The company missed the iPad revolution but says it’s not worried. Should it be?
Apple watchers all figured the iPad would do well, but even they were astonished when the company sold 2 million iPads in less than one full month after its release. And that rate will probably only grow: Analyst Maynard Um with UBS estimated that Apple (AAPL) would sell at least 28 million iPads in 2010, according to AppleInsider.
One might think the rising iPad tide would lift all of Apple’s vendors with it, but one thing iPads don’t have inside is Intel — Apple decided to go with its own ARM-based chip, the A4. One of the reasons for that was that Intel didn’t have a chip in its arsenal that Apple considered tablet-worthy. While Intel certainly hoped to get Apple to look at its mobile-chip lineup, Atom, to fit the bill, ultimately Apple decided to stick with the architecture of the little-brother iPhone’s operating system to create the iPad, rather than figure out how to cram Intel-based OS X onto the tablet.
That leaves the plan for Intel (INTC), when it comes to tablets and its core business, a little shaky, something CEO Paul Otellini as much as acknowledged in his earnings call, even while assuring analysts that the company was already making up for lost time. Though Intel has had versions of Atom going back to 2008, it’s hard for the company to avoid looking as if it somehow missed the boat, which raises questions about how fast it can catch up.
Tablets of course aren’t Apple’s invention. Bill Gates predicted that they would become the future of computing during the release of Microsoft’s Tablet PC in 2001. Other products surfaced since then, but nothing struck a chord with consumers until the iPad. Even when the iPad was first announced, analysts were skeptical, for an Apple product anyway, predicting the company would only sell 382,000 iPads per month.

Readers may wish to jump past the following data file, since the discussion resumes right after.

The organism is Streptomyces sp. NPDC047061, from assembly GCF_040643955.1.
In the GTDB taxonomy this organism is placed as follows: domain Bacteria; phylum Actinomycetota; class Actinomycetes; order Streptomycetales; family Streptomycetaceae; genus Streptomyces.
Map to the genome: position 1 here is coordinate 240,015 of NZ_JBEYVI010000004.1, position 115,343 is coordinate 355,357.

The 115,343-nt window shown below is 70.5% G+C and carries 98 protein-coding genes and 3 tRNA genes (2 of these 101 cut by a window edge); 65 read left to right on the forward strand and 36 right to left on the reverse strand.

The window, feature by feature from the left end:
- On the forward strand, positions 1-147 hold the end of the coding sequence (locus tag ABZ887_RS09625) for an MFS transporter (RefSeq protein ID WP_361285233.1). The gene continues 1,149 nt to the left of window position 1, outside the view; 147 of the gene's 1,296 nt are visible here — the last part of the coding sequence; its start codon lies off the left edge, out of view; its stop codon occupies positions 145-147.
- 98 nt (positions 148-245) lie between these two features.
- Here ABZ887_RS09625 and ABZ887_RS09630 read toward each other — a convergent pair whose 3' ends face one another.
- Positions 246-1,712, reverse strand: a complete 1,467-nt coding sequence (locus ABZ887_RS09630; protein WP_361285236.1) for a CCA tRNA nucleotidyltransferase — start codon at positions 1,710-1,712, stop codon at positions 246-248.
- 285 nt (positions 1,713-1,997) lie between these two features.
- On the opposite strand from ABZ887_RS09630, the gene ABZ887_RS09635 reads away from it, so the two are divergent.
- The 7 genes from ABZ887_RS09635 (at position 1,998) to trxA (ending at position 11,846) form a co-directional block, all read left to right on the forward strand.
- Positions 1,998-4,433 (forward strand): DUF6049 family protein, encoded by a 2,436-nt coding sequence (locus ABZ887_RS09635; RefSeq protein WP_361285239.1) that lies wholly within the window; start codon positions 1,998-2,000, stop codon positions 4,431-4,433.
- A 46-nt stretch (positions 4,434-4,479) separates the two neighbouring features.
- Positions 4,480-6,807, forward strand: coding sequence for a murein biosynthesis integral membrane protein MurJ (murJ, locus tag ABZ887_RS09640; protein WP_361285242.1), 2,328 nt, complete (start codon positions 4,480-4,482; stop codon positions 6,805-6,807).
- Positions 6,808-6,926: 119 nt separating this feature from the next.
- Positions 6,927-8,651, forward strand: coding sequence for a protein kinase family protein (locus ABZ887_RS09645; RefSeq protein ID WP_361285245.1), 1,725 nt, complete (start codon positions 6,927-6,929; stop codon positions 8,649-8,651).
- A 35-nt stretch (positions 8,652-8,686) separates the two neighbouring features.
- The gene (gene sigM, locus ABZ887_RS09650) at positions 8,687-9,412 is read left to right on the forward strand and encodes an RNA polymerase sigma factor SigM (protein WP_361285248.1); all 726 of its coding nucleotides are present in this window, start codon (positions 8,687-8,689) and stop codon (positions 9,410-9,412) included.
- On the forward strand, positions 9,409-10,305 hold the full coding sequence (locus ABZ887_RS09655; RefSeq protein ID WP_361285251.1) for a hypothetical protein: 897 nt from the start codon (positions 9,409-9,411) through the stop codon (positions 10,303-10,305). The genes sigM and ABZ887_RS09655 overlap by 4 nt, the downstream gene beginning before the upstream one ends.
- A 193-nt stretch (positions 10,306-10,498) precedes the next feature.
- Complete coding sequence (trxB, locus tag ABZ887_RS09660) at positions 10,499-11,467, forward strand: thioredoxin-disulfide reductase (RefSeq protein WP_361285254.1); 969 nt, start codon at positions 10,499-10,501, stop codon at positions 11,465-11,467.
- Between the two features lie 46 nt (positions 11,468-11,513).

The problem for Intel is that iPads start at $500, making them competitive with both cheap notebooks and high-end netbooks, both of which are likely to be powered with an Intel chip. According to a report by technology research company Gartner, PC sales overall are up by 20.7% compared with the second quarter of last year, but there’s evidence that consumers are already choosing iPads over PCs, or at least delaying their PC upgrades in favor of buying the Apple tablet.
“To be fair, the netbook market has not been a big percentage of Intel’s revenue,” says Tristan Gerra, a senior research analyst at private equity firm Robert W. Baird & Co. Intel is easily the leading chipmaker for corporate computers, and is releasing a new processor for high-performance products in the first quarter of 2011, code-named “Sandy Bridge.” Analysts predict it will be a big launch, with attendant big sales.
But the company will need to prove that it can make the best chips for something other than PCs, says Patrick Wang, an analyst with investment firm Wedbush Securities. “When you look at the PC proper market, you’re starting to see it mature over time; you’re not seeing significant unit growth.”